Major Groups > Gilled Mushrooms > Dark-Spored > Stropharioid Mushrooms > Stropharia aeruginosa


[ Basidiomycota > Agaricales > Strophariaceae > Stropharia. . . ]

Stropharia aeruginosa

by Michael Kuo, 20 April 2024

The original author of this gorgeous species (Curtis 1774) wrote that the mushroom is the color of verdigris when young and fresh, but that, "alas! . . . it loses that verdigris green, which on its first appearance renders it so conspicuous, the cap being often found of a pale yellowish brown color." The dramatic color change in Stropharia aeruginosa is reminiscent of the green-to-yellowish metamorphosis undergone by Gliophorus psittacinus, the "parrot mushroom." Unlike the parrot mushroom, however, Stropharia aeruginosa has purple-gray to purple-black gills, a purple-black spore print, and a sheathing ring on the stem (at least when young).

Stropharia cyanea is nearly identical to the naked eye—although, in theory, its gill edges are not white and contrasting, like those of Stropharia aeruginosa; additionally its young stem is a bit less shaggy and its ring is less well developed. Under the microscope, however, Stropharia cyanea has very different gill edges; they are lined with fusiform chrysocystidia, whereas the gill edges of Stropharia aeruginosa are lined with non-refractive cystidia.

Stropharia pseudocyanea (also known as "Stropharia albocyanea") is very similar, but it tends to grow in grassy areas and features a poorly developed ring; its cap is often much paler, when young, than the cap of Stropharia aeruginosa. Under the microscope the cheilocystidia of Stropharia pseudocyanea are narrower and less abruptly swollen.

Thanks to Rhea Rainwater for documenting, collecting, and preserving Stropharia aeruginea for study; her collection is deposited in The Herbarium of Michael Kuo.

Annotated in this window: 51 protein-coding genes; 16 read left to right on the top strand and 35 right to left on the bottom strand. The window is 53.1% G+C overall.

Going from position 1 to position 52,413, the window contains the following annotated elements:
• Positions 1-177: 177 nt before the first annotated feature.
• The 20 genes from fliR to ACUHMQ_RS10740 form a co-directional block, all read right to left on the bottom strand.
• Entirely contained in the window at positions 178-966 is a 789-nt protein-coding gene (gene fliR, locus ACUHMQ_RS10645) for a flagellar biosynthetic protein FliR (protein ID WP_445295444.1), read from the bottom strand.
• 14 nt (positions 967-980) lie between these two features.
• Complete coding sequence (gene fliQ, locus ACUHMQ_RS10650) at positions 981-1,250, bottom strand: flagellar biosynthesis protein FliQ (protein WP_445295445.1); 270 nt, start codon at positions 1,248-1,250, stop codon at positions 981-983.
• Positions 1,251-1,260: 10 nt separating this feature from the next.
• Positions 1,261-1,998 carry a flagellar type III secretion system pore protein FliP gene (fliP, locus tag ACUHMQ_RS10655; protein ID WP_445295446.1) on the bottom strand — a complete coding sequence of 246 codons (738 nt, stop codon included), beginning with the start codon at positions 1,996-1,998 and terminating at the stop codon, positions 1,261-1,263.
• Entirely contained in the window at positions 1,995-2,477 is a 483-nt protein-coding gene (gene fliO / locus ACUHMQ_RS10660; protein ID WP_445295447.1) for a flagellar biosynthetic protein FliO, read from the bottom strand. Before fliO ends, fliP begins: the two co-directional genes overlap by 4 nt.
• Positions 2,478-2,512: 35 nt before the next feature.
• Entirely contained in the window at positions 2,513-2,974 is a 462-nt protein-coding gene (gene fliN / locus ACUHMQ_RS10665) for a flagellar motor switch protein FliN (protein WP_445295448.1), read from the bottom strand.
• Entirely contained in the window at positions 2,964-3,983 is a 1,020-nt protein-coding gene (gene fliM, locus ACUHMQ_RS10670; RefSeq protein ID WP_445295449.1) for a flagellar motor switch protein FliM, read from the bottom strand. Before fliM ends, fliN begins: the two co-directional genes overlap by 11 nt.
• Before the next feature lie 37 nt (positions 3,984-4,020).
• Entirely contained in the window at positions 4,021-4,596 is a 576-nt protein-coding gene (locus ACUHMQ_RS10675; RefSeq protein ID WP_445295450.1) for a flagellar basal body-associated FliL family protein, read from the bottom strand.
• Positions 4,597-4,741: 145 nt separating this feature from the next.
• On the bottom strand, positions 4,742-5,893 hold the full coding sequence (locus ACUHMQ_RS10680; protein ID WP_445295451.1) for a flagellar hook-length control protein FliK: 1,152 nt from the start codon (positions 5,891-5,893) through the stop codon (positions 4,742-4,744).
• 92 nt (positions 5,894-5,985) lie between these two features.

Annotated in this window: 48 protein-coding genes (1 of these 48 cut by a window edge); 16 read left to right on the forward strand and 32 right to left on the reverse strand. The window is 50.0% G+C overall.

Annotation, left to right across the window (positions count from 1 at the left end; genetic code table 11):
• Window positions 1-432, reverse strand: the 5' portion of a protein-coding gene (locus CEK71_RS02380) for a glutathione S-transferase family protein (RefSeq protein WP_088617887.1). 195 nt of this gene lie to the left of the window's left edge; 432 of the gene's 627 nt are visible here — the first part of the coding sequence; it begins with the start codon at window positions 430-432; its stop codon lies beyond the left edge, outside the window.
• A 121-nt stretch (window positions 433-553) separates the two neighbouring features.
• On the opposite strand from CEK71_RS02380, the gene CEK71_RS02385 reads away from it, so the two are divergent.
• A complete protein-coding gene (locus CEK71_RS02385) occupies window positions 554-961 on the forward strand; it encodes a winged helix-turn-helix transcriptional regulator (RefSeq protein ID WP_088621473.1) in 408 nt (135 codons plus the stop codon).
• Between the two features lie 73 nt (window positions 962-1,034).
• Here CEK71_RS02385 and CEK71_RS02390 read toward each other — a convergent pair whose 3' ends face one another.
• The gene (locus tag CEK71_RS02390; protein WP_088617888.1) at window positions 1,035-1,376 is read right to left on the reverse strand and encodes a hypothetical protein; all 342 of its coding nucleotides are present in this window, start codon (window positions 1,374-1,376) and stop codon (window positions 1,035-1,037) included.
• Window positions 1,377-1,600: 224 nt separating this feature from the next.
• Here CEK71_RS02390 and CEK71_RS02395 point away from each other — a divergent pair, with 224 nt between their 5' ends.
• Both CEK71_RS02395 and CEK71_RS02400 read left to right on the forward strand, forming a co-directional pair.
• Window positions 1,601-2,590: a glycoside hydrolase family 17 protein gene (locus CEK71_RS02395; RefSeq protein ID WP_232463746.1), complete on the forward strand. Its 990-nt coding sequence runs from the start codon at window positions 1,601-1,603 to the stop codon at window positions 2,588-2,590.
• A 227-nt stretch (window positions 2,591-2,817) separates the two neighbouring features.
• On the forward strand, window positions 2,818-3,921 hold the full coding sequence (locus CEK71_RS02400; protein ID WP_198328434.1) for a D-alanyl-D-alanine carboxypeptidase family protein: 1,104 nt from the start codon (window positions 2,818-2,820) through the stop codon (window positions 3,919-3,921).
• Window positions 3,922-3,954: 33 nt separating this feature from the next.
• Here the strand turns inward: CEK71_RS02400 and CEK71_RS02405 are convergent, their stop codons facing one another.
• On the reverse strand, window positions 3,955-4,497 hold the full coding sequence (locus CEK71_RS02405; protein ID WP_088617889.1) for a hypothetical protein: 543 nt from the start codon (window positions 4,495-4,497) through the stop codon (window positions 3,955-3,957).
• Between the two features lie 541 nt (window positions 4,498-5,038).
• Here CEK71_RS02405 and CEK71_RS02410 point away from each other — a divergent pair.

Psilocybe aeruginosa is a synonym.


Ecology: Saprobic, growing alone or gregariously under hardwoods or conifers, on soil or on woody debris; summer and fall; originally described from Great Britain (Curtis 1774); widely distributed in Europe; in North America distributed in northern and montane areas, the Pacific Northwest, and the Midwest. The illustrated and described collections are from France, Arkansas, Illinois, and Washington.

Cap: 3–8.5 cm; convex or broadly bell-shaped at first, becoming broadly convex, with or without a central bump—or nearly flat; very slimy when fresh; bald, or with scattered small scales, especially when young; when young deep blue-green, but soon fading to yellowish green or yellowish.

Gills: Broadly attached to the stem but receding with maturity; close or nearly distant; short-gills frequent; whitish to pale gray at first, becoming purplish gray; edges white, contrasting with the faces at maturity.

Stem: 3–8.5 cm long; 5–10 mm thick; equal; dry; when young with a sheathing ring with a flared and ragged upper edge, but with age sometimes merely featuring a ring zone; often with large, floccose, white scales when young; whitish; attached to white rhizomorphs.

Flesh: White; unchanging when sliced.

Odor and Taste: Odor not distinctive, or foul (almost reminiscent of the "green corn" odor found in some species of Inocybe); taste not distinctive, or somewhat radishlike.

Chemical Reactions: KOH on cap surface negative to dull yellowish.

Spore Print: Purplish black.

Microscopic Features: Spores 7–10 x 4–5 µm; ellipsoid to subamygdaliform, with a tiny pore; smooth; yellow-brown in KOH. Basidia 24–28 x 5–6 µm; clavate; 4-sterigmate. Cheilocystidia 35–50 x 4–12 µm; capitate or subcapitate; smooth; thin-walled; hyaline in KOH. Cheilochrysocystidia not found. Pleurochrysocystidia 30–52 x 7–15 µm; fusoid-ventricose, with or without a small mucro—or ellipsoid; smooth; thin-walled; hyaline in KOH, with yellowish-refractive inclusions. Pileipellis an ixocutis; elements 3–10 µm wide, smooth, hyaline to yellowish in KOH; clamp connections present.

REFERENCES: (W. Curtis, 1774) L. Quélet, 1872. (Kauffman, 1918; Stamets, 1978; Smith, Smith & Weber, 1979; Phillips, 1981; Arora, 1986; Watling & Gregory, 1987; Phillips, 1991/2005; Schalkwijk-Barendsen, 1991; Lincoff, 1992; Breitenbach & Kränzlin, 1995; Barron, 1999; Noordeloos, 1999; McNeil, 2006; Miller & Miller, 2006; Boccardo et al., 2008; Knudsen & Vesterholt, 2008; Trudell & Ammirati, 2009; Buczacki et al., 2013; Gminder & Böhning, 2017; Ryman, 2018; Læssøe & Petersen, 2019; Kibby, 2021; McKnight et al., 2021.) Herb. Kuo 09210602, 10261301, 10182301.

This site contains no information about the edibility or toxicity of mushrooms.


Stropharia aeruginosa

Stropharia aeruginosa

Stropharia aeruginosa

Stropharia aeruginosa

Stropharia aeruginosa

Stropharia aeruginosa

Stropharia aeruginosa

Stropharia aeruginosa
Spore print

Stropharia aeruginosa

Stropharia aeruginosa

Stropharia aeruginosa

© MushroomExpert.Com

Cite this page as:

Kuo, M. (2024, April). Stropharia aeruginosa. Retrieved from the MushroomExpert.Com Web site: